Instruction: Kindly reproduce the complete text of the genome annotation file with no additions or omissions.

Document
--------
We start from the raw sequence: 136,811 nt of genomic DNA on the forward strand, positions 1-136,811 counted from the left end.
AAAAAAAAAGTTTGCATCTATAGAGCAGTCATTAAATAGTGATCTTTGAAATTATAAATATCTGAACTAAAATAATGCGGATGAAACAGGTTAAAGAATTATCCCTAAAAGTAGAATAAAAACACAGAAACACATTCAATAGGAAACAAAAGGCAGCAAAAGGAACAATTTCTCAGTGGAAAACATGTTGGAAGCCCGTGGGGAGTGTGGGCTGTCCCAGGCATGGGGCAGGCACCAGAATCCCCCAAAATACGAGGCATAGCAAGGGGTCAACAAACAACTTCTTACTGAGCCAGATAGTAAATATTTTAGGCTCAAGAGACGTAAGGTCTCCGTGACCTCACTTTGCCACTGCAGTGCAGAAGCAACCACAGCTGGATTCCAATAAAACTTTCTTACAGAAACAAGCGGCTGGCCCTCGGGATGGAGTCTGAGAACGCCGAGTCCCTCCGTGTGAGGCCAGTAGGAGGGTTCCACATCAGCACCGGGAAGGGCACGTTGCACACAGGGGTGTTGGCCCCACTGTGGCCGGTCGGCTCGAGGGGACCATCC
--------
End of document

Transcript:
We start from the raw sequence: 136,811 nt of genomic DNA on the forward strand, positions 1-136,811 counted from the left end.
AAAAAAAAAGTTTGCATCTATAGAGCAGTCATTAAATAGTGATCTTTGAAATTATAAATATCTGAACTAAAATAATGCGGATGAAACAGGTTAAAGAATTATCCCTAAAAGTAGAATAAAAACACAGAAACACATTCAATAGGAAACAAAAGGCAGCAAAAGGAACAATTTCTCAGTGGAAAACATGTTGGAAGCCCGTGGGGAGTGTGGGCTGTCCCAGGCATGGGGCAGGCACCAGAATCCCCCAAAATACGAGGCATAGCAAGGGGTCAACAAACAACTTCTTACTGAGCCAGATAGTAAATATTTTAGGCTCAAGAGACGTAAGGTCTCCGTGACCTCACTTTGCCACTGCAGTGCAGAAGCAACCACAGCTGGATTCCAATAAAACTTTCTTACAGAAACAAGCGGCTGGCCCTCGGGATGGAGTCTGAGAACGCCGAGTCCCTCCGTGTGAGGCCAGTAGGAGGGTTCCACATCAGCACCGGGAAGGGCACGTTGCACACAGGGGTGTTGGCCCCACTGTGGCCGGTCGGCTCGAGGGGACCATCC